U.S. College Announces First Undergraduate One Health Specific Curriculum
Berry College One Health Program
“One Health, sometimes called “One Medicine”, is an emerging concept in which the health of any population, including humans, is assumed to be dependent upon numerous external factors, including associations with other species and the environment they occupy. The One Health approach promotes a highly interdisciplinary collaboration between physicians, veterinarians, epidemiologists, public health administrators, ecologists, infectious disease researchers, as well as those engaged in numerous other specialties.
The One Health concept originally arose in the veterinary medical community, largely due to the observed transmission of zoonotic pathogens between pets, livestock, and wildlife; as well as sometimes to humans, such as with bird flu. It was quickly understood that the dynamics of transmission frequently depended upon the ecological context of these interactions. These could be environmental, cultural, or behavioral factors, which directly or indirectly facilitate disease transmission between populations.
Despite its origins, the One Health approach to individual and population health has now gained widespread acceptance throughout the veterinary medical, medical, and public health fields. Indeed, One Health courses are increasingly being adopted as part of the required curriculum at many veterinary medical colleges, medical schools, and schools of public health. Owing largely to its intuitive utility and the interdisciplinary nature, One Health specific graduate programs are increasingly available at major universities. The U.S. Centers for Disease Control and Prevention (CDC), as well as the World Health Organization (WHO), both maintain permanent One Health offices as a means to foster interdisciplinary collaborations and cooperation between researchers, educators, government agencies, and healthcare professionals.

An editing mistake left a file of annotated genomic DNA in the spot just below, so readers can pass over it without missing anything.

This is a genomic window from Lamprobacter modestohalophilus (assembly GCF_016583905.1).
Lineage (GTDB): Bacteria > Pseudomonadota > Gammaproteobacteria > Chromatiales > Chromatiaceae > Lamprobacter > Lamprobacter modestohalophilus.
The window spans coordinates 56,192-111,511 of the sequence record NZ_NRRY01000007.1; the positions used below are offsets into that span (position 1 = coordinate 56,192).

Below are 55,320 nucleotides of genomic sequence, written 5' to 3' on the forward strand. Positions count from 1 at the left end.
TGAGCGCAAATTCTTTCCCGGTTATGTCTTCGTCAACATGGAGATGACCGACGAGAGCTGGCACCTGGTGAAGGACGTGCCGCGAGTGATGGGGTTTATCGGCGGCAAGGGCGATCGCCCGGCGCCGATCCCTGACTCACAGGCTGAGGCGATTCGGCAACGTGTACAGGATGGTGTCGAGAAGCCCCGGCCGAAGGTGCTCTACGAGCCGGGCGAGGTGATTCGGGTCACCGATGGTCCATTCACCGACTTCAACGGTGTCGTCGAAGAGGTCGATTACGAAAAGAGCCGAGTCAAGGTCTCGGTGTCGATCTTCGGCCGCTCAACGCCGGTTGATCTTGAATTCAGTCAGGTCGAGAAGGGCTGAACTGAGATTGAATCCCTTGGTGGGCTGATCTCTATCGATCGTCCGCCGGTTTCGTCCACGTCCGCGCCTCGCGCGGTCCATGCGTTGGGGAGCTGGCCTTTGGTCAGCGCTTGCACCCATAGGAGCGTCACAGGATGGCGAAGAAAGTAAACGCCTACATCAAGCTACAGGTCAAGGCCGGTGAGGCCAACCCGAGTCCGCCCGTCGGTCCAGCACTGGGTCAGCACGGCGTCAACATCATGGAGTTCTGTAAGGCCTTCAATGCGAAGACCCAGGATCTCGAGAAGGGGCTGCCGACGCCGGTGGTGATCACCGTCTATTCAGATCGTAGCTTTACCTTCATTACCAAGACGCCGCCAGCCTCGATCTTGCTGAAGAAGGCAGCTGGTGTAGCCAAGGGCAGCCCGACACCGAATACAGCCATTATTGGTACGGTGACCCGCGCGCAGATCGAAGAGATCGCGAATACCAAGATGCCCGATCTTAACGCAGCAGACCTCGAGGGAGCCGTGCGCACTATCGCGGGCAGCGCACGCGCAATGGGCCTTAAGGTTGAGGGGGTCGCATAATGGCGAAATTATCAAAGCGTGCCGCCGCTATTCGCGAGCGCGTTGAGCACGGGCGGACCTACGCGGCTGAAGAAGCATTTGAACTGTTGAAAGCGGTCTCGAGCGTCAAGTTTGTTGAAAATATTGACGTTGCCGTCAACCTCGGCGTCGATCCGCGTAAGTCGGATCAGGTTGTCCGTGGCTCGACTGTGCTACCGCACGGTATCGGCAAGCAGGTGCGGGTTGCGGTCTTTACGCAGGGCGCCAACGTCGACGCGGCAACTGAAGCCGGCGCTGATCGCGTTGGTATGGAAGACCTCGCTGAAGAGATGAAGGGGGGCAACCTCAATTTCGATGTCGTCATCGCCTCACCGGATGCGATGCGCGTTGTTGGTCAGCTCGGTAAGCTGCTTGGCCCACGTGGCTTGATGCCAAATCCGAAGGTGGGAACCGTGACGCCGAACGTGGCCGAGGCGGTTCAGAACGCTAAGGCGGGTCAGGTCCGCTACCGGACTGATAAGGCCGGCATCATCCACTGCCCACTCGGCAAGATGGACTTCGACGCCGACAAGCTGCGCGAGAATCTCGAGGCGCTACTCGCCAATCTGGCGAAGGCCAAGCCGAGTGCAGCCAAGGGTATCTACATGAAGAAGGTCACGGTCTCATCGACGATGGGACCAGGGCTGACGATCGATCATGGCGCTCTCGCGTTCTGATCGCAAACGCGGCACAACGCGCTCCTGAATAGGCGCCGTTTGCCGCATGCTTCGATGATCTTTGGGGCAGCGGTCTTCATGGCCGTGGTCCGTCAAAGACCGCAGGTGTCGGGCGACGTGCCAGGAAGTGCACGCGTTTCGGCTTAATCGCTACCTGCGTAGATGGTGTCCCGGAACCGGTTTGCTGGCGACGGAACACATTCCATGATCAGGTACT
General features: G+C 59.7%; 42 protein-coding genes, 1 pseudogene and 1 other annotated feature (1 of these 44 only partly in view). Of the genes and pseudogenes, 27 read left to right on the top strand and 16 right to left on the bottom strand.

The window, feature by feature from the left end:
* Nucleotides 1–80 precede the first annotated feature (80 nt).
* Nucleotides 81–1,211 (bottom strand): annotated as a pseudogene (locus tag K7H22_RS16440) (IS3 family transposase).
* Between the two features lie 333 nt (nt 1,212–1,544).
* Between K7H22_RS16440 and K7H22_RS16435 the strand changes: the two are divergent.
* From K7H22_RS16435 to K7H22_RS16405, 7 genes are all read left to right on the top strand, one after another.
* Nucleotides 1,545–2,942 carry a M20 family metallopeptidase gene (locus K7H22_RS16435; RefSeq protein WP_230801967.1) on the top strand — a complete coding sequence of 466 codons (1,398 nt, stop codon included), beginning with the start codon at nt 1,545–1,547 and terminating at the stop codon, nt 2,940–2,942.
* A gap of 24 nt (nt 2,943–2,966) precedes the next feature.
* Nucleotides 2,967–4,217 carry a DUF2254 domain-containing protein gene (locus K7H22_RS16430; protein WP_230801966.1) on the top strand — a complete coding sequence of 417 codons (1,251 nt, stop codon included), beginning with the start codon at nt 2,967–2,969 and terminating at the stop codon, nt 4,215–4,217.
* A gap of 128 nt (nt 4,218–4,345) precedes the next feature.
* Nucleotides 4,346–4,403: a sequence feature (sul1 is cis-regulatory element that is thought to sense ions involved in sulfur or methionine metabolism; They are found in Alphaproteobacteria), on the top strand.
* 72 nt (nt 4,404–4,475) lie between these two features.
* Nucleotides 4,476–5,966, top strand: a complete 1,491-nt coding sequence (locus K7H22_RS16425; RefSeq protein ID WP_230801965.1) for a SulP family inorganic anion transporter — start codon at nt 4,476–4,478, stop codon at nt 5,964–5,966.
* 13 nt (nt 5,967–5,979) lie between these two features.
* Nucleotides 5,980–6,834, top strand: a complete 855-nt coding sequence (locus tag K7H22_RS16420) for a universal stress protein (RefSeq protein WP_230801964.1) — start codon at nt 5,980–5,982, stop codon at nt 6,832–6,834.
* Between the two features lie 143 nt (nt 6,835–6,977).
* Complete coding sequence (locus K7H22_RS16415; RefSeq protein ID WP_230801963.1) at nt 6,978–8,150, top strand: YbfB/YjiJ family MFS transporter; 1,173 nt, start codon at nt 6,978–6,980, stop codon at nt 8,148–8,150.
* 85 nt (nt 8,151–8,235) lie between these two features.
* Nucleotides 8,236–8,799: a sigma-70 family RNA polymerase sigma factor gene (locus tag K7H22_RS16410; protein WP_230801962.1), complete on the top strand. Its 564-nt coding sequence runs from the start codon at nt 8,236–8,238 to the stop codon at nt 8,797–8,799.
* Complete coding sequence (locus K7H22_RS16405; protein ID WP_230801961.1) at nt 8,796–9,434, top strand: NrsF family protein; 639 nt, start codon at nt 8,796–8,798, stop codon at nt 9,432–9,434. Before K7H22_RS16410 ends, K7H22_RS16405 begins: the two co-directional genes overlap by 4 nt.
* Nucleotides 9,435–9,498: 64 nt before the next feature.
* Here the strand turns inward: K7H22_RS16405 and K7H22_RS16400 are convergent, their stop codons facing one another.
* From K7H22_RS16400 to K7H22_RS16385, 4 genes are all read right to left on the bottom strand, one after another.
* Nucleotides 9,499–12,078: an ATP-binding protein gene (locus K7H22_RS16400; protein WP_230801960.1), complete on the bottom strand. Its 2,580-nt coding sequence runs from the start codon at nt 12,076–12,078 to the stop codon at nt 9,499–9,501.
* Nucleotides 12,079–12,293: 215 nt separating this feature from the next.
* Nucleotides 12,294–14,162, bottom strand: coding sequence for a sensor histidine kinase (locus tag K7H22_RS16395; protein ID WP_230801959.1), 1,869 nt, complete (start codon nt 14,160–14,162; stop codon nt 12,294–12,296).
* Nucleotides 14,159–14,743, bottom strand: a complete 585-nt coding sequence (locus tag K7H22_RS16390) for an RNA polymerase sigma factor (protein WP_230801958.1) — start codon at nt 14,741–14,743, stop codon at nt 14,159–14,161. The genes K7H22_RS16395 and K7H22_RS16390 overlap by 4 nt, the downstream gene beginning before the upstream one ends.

Although graduate level programs dedicated to the One Health approach are increasing available, until now there has not been a similar investment in such training at the undergraduate level. We at Berry College are therefore proud to announce that in November of 2013 Berry became the first college in the United States to approve a One Health specific curriculum at the undergraduate level. This program of study, which results in the student earning a minor in One Health, truly reflects the interdisciplinary nature inherent to the One Health concept. This curriculum is uniquely possible at Berry principally due to two reasons. First is the faculty, many of whom who have been involved in One Health related research, and teaching related courses, even prior to the acknowledgment of One Health as a specific discipline. Second, the facilities and academic climate at Berry are uniquely suited for such a program.
At 27,000 acres Berry College can boast the largest campus in the world. Its vast tracts of land, the wildlife preserve, and livestock facilities provide a unique opportunity to study those ecological factors potentially linked to population health, including zoonotic disease transmission. Such studies are facilitated by the student work program, for which Berry is well known. This provides the opportunity for students to be paid while working directly with faculty on One Health related research projects. We feel these factors place Berry in a unique position to offer a One Health minor to its students at this time.
For more information on Berry College’s One Health program, please visit us at One Health website http://www.berry.edu/academics/science/page.aspx?id=101816”
Christopher A. Hall, PhD
Director, One Health Center
Department of Biology
Mount Berry, GA 30149
Off. (706) 290-2669
Fax. (706) 238-7855